A Jewish American on the verge of visiting Israel finds internal as well as external conflict

I haven’t written about Israel for a while, partly because I’ve been uncertain about what I want to say. A picture on the front page of last Saturday’s New York Times , however, has jarred me enough to write. It shows Palestinian Muslims at prayer, protesting land confiscation in a village near

Nablus, watched by Israeli soldiers. But that’s not all it shows. Is it a questionable editorial in the form of a front-page photo? Probably. But it’s not a retouched photo either; it shows something real.

I’ve recently been approved by the Fulbright Foundation for a six-week visit to the Hebrew University of Jerusalem in May and June. I’ll be mainly at the Braun School of Public Health, on the Ein Kerem campus, giving seminars on evolutionary medicine and medical anthropology. I’ve been to Israel eight times, but never for more than two weeks, and it’s been far too long, seven years, since the last time—since my son, then 22, and I roamed the country visiting nature preserves and kibbutzim, the two things Adam was most interested in. A lot has happened since then.

Among them have been the death of Palestinian leader Yasser Arafat, the Israeli withdrawal from Gaza, the death-in-life coma of Prime Minister Ariel Sharon, the Second Lebanon War , Jimmy Carter’s ill-advised PR campaign against Israel, the failed British academic boycott of Israel. I wrote about some of these in The Atlanta Journal-Constitution  and elsewhere , and then over the last three years I blogged about further unfolding events:

The 60th anniversary of Israel’s independence, the Olmert scandals, the terrorist attacks on Jews and others in Mumbai , the Gaza War , the return to office of Bibi Netanyahu , the antics of his racist sidekick Avigdor Lieberman, the (now partly retracted) Goldstone Report , the Mavi Marmora incident on the high seas, and the revolution in Egypt that—whatever else it did—altered Israel’s strategic situation.

Throughout, I have rarely criticized Israel, in fact I have gone on record saying that Jewish Americans shouldn’t do that. I was known in Atlanta for helping to limit Jimmy Carter’s influence, even on his home turf. I lost some left-wing American friends because of what I wrote during the Second Lebanon War, and others during the Gaza incursion. I defended Israel against all comers, but not from any particular point of view.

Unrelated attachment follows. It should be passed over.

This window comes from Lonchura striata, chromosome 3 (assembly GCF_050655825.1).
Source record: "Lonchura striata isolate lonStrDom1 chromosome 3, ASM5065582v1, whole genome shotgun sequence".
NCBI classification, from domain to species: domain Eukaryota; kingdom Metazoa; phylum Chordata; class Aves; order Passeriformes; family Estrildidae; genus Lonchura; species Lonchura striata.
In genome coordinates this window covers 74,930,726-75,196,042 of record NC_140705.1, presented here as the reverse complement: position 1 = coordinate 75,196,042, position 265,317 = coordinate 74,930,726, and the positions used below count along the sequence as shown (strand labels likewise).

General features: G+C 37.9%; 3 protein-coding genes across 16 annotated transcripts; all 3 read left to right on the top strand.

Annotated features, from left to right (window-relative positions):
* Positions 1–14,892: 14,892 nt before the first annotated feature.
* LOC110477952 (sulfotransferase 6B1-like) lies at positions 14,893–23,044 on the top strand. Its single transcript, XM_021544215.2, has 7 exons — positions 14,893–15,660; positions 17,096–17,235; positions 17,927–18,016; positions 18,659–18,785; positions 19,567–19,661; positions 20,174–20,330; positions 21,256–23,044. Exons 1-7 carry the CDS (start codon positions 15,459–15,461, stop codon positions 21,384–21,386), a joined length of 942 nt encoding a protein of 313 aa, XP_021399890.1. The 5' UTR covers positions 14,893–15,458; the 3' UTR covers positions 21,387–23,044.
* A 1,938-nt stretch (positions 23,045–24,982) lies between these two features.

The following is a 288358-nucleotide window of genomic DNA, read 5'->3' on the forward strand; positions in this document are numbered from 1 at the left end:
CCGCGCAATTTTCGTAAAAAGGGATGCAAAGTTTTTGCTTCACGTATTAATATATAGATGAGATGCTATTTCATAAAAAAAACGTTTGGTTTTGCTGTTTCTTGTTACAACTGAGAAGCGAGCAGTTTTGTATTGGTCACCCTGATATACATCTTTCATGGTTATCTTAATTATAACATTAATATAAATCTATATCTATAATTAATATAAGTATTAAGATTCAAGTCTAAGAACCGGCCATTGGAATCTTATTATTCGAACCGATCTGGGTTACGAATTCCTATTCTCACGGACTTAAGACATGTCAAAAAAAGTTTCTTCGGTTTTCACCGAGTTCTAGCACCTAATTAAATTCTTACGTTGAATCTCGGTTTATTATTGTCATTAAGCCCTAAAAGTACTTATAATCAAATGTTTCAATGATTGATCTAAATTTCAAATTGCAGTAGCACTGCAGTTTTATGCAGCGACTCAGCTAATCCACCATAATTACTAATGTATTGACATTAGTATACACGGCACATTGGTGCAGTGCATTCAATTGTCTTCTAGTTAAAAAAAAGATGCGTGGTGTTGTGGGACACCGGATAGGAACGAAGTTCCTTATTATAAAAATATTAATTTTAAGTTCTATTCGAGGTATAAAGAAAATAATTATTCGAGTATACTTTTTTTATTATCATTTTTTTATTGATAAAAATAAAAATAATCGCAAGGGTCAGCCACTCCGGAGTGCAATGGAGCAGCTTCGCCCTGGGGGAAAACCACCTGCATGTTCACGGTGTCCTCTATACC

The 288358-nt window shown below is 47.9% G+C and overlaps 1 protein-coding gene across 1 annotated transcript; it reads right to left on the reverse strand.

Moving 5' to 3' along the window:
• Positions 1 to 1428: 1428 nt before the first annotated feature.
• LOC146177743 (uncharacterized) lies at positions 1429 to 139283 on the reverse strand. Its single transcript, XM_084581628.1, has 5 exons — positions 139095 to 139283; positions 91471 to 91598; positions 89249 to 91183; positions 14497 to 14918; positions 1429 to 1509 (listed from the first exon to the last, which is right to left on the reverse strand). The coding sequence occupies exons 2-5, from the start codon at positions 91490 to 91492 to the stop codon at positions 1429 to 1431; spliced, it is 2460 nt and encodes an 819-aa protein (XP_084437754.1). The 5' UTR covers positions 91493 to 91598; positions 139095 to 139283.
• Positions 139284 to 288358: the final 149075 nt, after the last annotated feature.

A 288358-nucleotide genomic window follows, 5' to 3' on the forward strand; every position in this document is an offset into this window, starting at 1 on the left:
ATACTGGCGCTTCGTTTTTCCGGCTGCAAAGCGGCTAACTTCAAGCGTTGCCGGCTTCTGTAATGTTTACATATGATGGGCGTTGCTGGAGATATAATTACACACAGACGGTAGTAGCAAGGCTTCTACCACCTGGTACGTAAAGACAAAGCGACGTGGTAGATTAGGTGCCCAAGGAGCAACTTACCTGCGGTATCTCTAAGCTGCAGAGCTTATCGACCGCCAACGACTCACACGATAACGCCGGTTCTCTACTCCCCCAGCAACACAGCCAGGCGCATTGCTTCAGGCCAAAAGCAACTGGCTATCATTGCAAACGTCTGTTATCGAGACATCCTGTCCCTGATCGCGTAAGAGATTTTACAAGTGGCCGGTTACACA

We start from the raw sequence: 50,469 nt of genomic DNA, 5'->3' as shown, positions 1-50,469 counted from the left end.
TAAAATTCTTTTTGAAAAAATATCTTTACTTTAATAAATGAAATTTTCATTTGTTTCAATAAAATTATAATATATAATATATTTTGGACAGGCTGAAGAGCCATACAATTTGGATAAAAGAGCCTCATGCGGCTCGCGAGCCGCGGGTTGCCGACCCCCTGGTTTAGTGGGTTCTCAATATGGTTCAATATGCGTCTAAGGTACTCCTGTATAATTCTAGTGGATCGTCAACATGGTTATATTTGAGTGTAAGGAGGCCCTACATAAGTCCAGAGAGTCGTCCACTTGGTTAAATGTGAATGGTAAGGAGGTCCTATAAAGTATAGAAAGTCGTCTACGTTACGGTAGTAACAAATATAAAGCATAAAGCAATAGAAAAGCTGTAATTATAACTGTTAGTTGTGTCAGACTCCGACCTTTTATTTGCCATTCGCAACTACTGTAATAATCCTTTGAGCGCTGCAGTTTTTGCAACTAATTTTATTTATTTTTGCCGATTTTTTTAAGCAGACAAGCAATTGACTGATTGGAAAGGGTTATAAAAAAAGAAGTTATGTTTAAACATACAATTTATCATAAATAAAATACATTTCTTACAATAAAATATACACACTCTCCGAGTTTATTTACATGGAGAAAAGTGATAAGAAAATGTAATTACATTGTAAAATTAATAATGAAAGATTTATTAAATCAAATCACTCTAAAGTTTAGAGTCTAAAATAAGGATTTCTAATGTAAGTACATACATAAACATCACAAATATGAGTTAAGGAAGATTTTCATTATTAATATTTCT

Although I’m glad AIPAC is there, I’ve stayed aloof from it, because at times when Israel had Labor leadership—it seems an impossible age ago—that organization stayed to the right of that government on some issues. And I’ve mostly steered clear of left-wing parties and groups in Israel because, if they can’t persuade their own fellow-countrymen, who am I to put my two cents in?

Did I serve in the IDF? Do I have a son or daughter who will? Do I look at the Georgia sky and wonder if a katyusha, or a SCUD, or for that matter an Iranian nuclear missile might come down from it one day to obliterate me and those I love? These questions have always been decisive for me.

But although I am not an Israeli, I am an American, and I am expected to cast my vote and use my freedom of speech to be one of Israel’s Jewish ambassadors. Since I have the skill and connections to write for public consumption, I feel an extra weight of responsibility. I love Israel, and have as long as I can remember.

That means, from just after World War II, when I learned to talk and formed my first memories, just as the full facts of the Shoah were coming to light, and as Israel itself was born, in part out of the ashes. That is not Israel’s raison d’être —it is the ancient homeland of the Jewish people, where they had a right and an obligation to return after countless persecutions. And return they did, long before the Shoah.

But that event, as the culmination of millennial victimization, convinced the world of the need for a Jewish state. Now however the world may be changing its mind, and the so-called one-state solution is seen in many quarters as a viable and even perhaps inevitable option. That would bring an end to the Jewish character and destiny of Israel.

The difficulty is that another people—as I have written as well—also has a legitimate claim to part of the land. The only alternative is a two-state solution, soon. Even Netanyahu, dragged kicking and screaming to this conclusion, recognized the need for it in a landmark speech in 2009 —after which he and his government did little to advance that solution, while encouraging the expansion of Jewish settlements that almost the whole world calls illegal.

So a growing group of nations outside the Arab and Muslim worlds are already recognizing or moving toward recognition of a Palestinian state. The photo above illustrated an article about a forthcoming UN vote in September that could grant membership to the State of Palestine. The world is losing patience with Israel. I am not, but for what it’s worth, I am very, very worried. That is why I find it difficult to write, and even a little difficult to go—not because I’m afraid, but because I’m not sure I know any longer what to say to my friends when I go. But I will be doing both in the weeks to come.

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